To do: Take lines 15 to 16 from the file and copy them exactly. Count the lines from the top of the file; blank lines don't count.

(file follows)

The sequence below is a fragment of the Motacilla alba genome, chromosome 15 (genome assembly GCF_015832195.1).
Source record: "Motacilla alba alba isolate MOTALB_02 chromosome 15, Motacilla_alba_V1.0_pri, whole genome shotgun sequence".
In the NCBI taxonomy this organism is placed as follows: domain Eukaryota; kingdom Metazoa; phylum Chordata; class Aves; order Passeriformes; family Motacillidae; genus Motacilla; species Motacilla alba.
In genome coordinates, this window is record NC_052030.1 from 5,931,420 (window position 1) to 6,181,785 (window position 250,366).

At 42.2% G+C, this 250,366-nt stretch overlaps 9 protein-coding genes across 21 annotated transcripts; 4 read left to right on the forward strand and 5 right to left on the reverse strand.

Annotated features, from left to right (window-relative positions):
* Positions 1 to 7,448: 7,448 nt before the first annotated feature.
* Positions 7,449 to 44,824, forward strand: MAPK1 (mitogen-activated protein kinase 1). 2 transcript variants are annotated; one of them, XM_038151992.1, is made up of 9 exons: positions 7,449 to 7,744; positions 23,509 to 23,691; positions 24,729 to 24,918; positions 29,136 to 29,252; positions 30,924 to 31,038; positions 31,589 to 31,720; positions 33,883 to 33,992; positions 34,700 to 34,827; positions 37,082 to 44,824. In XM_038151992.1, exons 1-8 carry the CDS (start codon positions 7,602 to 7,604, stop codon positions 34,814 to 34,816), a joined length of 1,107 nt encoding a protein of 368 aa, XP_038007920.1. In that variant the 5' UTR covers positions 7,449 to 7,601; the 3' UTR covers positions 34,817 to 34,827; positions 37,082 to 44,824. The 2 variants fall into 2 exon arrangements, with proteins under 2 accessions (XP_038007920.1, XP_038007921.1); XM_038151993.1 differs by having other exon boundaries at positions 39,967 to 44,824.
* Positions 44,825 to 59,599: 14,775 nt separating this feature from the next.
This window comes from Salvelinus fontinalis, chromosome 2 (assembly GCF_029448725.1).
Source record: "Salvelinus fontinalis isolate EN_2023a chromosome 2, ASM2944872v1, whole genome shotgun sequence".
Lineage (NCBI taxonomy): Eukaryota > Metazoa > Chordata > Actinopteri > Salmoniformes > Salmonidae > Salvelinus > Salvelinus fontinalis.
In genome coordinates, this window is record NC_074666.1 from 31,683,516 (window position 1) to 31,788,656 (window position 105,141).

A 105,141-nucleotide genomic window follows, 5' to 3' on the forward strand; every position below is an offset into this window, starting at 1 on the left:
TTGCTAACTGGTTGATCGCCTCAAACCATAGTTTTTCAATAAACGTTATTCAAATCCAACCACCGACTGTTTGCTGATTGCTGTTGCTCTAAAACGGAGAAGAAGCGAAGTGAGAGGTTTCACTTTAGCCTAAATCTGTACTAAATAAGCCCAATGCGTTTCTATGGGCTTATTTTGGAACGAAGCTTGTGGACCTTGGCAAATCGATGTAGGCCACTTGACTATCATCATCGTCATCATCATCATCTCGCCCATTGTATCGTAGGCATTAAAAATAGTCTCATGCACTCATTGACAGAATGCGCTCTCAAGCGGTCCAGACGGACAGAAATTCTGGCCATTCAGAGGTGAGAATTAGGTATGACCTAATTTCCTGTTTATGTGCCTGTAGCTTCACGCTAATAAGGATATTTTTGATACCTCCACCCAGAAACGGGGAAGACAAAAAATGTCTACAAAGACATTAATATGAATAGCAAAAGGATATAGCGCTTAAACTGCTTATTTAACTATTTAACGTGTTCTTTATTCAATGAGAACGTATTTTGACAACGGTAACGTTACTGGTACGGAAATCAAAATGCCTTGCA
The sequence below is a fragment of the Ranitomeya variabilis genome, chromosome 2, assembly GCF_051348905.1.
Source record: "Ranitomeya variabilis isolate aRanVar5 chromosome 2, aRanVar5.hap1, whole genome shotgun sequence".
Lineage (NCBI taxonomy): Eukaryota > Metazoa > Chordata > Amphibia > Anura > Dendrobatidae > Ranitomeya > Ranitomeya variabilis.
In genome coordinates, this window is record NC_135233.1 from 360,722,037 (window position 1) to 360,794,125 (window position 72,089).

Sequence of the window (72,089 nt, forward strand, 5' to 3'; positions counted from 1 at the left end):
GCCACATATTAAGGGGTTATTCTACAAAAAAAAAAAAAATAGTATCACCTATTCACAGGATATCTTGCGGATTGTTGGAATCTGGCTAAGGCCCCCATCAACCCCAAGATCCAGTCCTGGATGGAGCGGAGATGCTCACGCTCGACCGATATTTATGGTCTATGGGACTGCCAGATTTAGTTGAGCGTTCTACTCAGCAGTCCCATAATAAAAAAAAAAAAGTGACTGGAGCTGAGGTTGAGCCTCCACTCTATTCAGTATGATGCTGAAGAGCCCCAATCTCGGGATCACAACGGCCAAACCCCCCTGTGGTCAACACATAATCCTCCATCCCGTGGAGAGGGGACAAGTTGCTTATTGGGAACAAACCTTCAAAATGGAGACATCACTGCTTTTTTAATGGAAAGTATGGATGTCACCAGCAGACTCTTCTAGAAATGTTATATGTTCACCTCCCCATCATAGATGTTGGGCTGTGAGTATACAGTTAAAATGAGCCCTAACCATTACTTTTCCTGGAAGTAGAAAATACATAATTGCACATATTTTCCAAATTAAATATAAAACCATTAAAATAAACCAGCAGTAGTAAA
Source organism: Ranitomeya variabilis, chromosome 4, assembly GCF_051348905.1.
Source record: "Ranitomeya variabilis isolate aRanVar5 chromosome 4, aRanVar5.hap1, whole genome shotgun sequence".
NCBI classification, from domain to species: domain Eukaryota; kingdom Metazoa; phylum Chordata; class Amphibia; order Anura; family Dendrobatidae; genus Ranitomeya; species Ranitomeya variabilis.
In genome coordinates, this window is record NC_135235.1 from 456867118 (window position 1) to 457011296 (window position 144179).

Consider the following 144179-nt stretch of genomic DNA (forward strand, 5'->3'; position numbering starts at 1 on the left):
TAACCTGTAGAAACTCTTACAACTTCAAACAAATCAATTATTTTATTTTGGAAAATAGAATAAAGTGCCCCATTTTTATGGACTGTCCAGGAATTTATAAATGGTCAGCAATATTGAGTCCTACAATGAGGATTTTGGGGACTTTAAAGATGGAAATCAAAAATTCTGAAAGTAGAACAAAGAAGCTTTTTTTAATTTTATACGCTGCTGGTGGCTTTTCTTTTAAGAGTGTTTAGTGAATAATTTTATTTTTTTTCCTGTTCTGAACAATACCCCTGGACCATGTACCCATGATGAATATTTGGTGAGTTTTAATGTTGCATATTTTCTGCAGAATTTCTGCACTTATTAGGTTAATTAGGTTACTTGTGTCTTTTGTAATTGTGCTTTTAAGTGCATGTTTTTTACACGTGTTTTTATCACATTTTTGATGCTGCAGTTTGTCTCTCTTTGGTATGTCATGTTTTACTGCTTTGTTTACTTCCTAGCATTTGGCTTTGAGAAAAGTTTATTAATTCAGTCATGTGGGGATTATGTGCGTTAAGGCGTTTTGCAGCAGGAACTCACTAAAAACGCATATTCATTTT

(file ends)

TTGCTAACTGGTTGATCGCCTCAAACCATAGTTTTTCAATAAACGTTATTCAAATCCAACCACCGACTGTTTGCTGATTGCTGTTGCTCTAAAACGGAGAAGAAGCGAAGTGAGAGGTTTCACTTTAGCCTAAATCTGTACTAAATAAGCCCAATGCGTTTCTATGGGCTTATTTTGGAACGAAGCTTGTGGACCTTGGCAAATCGATGTAGGCCACTTGACTATCATCATCGTCATCATCATCATCTCGCCCATTGTATCGTAGGCATTAAAAATAGTCTCATGCACTCATTGACAGAATGCGCTCTCAAGCGGTCCAGACGGACAGAAATTCTGGCCATTCAGAGGTGAGAATTAGGTATGACCTAATTTCCTGTTTATGTGCCTGTAGCTTCACGCTAATAAGGATATTTTTGATACCTCCACCCAGAAACGGGGAAGACAAAAAATGTCTACAAAGACATTAATATGAATAGCAAAAGGATATAGCGCTTAAACTGCTTATTTAACTATTTAACGTGTTCTTTATTCAATGAGAACGTATTTTGACAACGGTAACGTTACTGGTACGGAAATCAAAATGCCTTGCA
The sequence below is a fragment of the Ranitomeya variabilis genome, chromosome 2, assembly GCF_051348905.1.